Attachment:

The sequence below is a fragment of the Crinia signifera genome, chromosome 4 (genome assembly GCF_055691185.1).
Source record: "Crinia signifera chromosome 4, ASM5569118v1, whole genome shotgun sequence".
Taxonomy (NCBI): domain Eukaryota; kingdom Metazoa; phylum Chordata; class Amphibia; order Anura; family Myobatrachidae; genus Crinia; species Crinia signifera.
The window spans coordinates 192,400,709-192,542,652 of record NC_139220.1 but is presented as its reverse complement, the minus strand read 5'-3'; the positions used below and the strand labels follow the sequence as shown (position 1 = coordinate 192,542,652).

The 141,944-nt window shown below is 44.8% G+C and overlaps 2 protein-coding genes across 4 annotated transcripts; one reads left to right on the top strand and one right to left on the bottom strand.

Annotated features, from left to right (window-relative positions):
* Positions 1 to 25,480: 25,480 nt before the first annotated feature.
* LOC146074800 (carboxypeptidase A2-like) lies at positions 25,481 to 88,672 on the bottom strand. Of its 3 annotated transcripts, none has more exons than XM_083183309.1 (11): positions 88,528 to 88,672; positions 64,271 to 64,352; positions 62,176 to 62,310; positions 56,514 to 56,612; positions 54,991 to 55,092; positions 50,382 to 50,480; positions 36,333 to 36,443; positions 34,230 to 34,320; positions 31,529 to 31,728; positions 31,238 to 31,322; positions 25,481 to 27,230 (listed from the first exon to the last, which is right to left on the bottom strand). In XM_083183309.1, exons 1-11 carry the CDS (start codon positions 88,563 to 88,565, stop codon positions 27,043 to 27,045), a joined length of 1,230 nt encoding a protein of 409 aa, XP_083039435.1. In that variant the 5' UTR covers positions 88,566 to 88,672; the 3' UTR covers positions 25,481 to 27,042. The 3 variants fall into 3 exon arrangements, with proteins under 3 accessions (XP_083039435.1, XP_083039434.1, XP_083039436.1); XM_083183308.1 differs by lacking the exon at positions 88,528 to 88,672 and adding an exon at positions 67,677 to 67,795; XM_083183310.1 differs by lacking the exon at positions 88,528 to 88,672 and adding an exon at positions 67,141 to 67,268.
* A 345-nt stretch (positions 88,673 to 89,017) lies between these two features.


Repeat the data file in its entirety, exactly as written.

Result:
The sequence below is a fragment of the Crinia signifera genome, chromosome 4 (genome assembly GCF_055691185.1).
Source record: "Crinia signifera chromosome 4, ASM5569118v1, whole genome shotgun sequence".
Taxonomy (NCBI): domain Eukaryota; kingdom Metazoa; phylum Chordata; class Amphibia; order Anura; family Myobatrachidae; genus Crinia; species Crinia signifera.
The window spans coordinates 192,400,709-192,542,652 of record NC_139220.1 but is presented as its reverse complement, the minus strand read 5'-3'; the positions used below and the strand labels follow the sequence as shown (position 1 = coordinate 192,542,652).

The 141,944-nt window shown below is 44.8% G+C and overlaps 2 protein-coding genes across 4 annotated transcripts; one reads left to right on the top strand and one right to left on the bottom strand.

Annotated features, from left to right (window-relative positions):
* Positions 1 to 25,480: 25,480 nt before the first annotated feature.
* LOC146074800 (carboxypeptidase A2-like) lies at positions 25,481 to 88,672 on the bottom strand. Of its 3 annotated transcripts, none has more exons than XM_083183309.1 (11): positions 88,528 to 88,672; positions 64,271 to 64,352; positions 62,176 to 62,310; positions 56,514 to 56,612; positions 54,991 to 55,092; positions 50,382 to 50,480; positions 36,333 to 36,443; positions 34,230 to 34,320; positions 31,529 to 31,728; positions 31,238 to 31,322; positions 25,481 to 27,230 (listed from the first exon to the last, which is right to left on the bottom strand). In XM_083183309.1, exons 1-11 carry the CDS (start codon positions 88,563 to 88,565, stop codon positions 27,043 to 27,045), a joined length of 1,230 nt encoding a protein of 409 aa, XP_083039435.1. In that variant the 5' UTR covers positions 88,566 to 88,672; the 3' UTR covers positions 25,481 to 27,042. The 3 variants fall into 3 exon arrangements, with proteins under 3 accessions (XP_083039435.1, XP_083039434.1, XP_083039436.1); XM_083183308.1 differs by lacking the exon at positions 88,528 to 88,672 and adding an exon at positions 67,677 to 67,795; XM_083183310.1 differs by lacking the exon at positions 88,528 to 88,672 and adding an exon at positions 67,141 to 67,268.
* A 345-nt stretch (positions 88,673 to 89,017) lies between these two features.